India // Karnataka //


The village of PATTADAKAL, on a bend in the River Malaprabha 22km from Badami, served as the site of Chalukyan coronations between the seventh and eighth centuries; in fact it may only have been used for such ceremonials. Like Badami and Aihole, the area boasts fine Chalukyan architecture, with particularly large mature examples; as at Aihole, both northern and southern styles can be seen. Pattadakal’s main group of monuments  stand together in a well-maintained compound, next to the village, and have been designated a UNESCO World Heritage Site.

Earliest among the temples, the Sangameshvara, also known as Shri Vijayeshvara (a reference to its builder, Vijayaditya Satyashraya; 696–733), shows typical southern features. To the south, both the Mallikarjuna and the enormous Virupaksha, side by side, are in the southern style, built by two sisters who were successively the queens of Vikramaditya II (733–46). Along with the Kanchipuram temple in Tamil Nadu, the Virupaksha was probably one of the largest and most elaborate in India at the time. Interior pillars are carved with scenes from the Ramayana and Mahabharata, while in the Mallikarjuna the stories are from the life of Krishna.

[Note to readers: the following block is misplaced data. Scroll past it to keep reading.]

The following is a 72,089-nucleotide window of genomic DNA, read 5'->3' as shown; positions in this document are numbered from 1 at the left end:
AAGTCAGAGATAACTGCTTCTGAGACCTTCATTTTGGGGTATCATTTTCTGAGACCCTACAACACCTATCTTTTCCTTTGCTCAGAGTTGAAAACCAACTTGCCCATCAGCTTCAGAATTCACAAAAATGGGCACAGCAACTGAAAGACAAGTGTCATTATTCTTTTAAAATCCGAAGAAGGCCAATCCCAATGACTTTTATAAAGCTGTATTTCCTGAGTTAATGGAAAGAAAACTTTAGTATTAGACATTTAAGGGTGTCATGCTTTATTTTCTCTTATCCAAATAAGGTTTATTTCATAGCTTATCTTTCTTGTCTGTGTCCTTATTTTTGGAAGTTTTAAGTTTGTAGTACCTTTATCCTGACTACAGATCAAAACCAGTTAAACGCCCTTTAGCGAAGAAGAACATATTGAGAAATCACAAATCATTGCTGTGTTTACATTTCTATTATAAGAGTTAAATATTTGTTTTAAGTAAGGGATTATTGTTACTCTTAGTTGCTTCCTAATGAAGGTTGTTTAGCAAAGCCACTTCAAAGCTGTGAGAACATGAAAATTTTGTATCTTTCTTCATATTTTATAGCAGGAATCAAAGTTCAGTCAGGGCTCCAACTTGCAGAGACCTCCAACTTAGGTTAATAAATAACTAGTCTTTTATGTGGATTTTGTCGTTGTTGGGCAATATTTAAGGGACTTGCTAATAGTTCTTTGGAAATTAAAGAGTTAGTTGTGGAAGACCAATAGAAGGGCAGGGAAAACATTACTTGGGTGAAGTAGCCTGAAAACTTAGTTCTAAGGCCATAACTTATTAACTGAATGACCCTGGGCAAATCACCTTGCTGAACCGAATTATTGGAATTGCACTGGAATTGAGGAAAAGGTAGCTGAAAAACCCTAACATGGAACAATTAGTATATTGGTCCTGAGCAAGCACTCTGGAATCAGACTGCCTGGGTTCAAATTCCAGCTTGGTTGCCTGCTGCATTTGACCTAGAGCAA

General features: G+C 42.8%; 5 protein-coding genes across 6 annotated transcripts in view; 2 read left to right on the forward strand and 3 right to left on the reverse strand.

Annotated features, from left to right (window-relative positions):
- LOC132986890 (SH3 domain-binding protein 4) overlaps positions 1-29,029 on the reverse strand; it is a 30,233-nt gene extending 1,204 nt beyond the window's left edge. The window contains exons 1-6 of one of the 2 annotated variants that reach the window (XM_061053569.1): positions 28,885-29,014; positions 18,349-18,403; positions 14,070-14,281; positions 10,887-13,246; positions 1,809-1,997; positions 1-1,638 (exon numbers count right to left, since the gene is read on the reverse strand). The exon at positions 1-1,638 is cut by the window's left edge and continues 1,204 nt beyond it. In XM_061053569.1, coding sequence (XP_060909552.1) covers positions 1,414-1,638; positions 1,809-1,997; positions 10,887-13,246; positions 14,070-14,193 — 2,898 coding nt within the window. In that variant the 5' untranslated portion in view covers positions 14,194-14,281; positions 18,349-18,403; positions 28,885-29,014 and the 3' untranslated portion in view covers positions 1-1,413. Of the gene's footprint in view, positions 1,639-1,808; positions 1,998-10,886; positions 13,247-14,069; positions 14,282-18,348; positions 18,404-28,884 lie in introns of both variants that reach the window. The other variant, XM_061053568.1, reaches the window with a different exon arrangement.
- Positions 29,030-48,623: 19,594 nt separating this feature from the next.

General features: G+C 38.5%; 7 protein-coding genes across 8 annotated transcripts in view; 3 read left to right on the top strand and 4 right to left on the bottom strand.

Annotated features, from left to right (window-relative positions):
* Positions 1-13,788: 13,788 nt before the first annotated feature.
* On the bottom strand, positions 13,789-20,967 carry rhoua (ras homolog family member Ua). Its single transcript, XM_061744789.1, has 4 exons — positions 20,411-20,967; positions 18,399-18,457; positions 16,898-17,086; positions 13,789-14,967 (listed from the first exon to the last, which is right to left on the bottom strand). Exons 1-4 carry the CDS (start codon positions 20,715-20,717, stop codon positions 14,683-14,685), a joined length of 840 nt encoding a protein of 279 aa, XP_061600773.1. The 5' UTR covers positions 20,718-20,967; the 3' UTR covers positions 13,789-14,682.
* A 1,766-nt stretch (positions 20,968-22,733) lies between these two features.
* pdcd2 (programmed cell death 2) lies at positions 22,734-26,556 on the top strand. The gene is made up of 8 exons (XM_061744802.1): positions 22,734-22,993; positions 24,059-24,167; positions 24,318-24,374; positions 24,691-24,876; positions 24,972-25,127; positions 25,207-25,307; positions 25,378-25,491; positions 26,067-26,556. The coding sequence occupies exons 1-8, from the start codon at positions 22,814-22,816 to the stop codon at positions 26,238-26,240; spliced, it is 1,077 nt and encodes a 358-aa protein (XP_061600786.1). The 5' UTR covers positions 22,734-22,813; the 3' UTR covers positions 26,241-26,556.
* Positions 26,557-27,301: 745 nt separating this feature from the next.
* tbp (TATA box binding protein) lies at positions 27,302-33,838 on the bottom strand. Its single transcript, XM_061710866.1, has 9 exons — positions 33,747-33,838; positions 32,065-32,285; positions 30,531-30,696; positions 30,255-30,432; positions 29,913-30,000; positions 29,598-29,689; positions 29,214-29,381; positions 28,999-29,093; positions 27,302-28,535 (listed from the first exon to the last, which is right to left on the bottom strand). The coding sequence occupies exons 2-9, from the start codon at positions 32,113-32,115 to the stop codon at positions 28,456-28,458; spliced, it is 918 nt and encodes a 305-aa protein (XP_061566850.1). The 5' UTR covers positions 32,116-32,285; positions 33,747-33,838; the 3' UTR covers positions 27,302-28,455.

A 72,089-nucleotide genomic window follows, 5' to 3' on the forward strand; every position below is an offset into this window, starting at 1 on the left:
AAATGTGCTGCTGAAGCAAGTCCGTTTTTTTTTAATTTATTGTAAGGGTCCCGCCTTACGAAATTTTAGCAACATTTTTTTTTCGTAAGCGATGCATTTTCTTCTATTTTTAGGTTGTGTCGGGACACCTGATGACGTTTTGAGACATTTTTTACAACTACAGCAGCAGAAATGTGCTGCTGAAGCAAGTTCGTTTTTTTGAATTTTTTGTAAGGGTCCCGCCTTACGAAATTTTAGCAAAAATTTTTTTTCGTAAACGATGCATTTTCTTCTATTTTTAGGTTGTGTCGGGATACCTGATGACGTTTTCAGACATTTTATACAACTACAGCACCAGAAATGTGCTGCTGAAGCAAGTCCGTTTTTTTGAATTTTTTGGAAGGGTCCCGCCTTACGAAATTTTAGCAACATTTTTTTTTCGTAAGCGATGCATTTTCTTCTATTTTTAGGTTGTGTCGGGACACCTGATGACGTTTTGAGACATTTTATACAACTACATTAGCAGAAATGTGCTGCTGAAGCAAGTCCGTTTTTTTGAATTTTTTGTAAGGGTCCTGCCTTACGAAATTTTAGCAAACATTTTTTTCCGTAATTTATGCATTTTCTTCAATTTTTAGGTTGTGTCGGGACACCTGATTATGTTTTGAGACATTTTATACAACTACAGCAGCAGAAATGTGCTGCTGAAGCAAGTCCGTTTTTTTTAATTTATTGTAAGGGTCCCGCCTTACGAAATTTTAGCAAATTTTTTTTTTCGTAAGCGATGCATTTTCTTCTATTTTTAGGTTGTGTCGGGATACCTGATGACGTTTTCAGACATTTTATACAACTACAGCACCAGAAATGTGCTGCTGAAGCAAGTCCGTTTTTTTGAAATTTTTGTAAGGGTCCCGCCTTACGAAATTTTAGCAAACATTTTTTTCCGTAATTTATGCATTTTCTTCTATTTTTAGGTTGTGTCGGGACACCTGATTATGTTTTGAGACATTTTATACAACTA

The largest northern-style temple, the Papanatha, further south, was probably built after the Virupaksha in the eighth century. Outside walls feature reliefs (some of which, unusually, bear the sculptors’ autographs) from the Ramayana, including, on the south wall, Hanuman’s monkey army.

Pattadakal is connected by regular state buses and hourly private buses to Badami (45min) and Aihole (45min). Aside from a few teashops, cold drinks and coconut stalls, there are no facilities. For three days at the end of January, Pattadakal hosts an annual dance festival featuring dancers from across India.